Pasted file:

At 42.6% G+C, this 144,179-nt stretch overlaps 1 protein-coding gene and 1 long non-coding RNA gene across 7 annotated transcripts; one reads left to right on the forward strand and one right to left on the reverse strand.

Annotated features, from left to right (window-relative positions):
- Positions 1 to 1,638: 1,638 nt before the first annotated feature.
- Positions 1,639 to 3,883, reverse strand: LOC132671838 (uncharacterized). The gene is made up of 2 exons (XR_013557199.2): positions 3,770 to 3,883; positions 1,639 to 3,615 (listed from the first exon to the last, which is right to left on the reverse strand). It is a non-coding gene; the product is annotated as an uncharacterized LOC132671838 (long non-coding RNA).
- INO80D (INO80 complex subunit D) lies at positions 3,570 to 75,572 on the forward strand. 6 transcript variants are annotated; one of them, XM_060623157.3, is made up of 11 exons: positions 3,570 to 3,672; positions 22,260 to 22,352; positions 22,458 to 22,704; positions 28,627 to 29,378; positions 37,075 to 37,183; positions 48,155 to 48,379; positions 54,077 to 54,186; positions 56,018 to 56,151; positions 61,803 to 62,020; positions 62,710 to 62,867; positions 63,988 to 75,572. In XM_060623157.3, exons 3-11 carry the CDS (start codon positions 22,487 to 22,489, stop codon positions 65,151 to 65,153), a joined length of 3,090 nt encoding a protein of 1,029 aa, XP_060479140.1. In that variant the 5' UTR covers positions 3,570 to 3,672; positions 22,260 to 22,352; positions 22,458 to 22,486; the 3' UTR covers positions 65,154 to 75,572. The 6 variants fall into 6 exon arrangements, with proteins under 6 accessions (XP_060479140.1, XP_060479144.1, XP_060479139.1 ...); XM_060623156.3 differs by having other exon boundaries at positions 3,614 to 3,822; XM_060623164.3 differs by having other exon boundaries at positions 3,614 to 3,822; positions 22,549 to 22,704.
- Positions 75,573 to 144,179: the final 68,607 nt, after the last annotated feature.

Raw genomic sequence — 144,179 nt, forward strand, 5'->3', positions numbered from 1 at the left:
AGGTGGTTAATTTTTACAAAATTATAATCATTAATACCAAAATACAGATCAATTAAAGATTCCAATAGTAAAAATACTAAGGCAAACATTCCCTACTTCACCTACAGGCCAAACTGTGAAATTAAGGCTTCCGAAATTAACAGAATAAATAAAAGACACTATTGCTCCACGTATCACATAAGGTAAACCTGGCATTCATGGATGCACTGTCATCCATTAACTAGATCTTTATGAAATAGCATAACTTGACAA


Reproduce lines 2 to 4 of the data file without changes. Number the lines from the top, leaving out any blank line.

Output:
Annotated features, from left to right (window-relative positions):
- Positions 1 to 1,638: 1,638 nt before the first annotated feature.
- Positions 1,639 to 3,883, reverse strand: LOC132671838 (uncharacterized). The gene is made up of 2 exons (XR_013557199.2): positions 3,770 to 3,883; positions 1,639 to 3,615 (listed from the first exon to the last, which is right to left on the reverse strand). It is a non-coding gene; the product is annotated as an uncharacterized LOC132671838 (long non-coding RNA).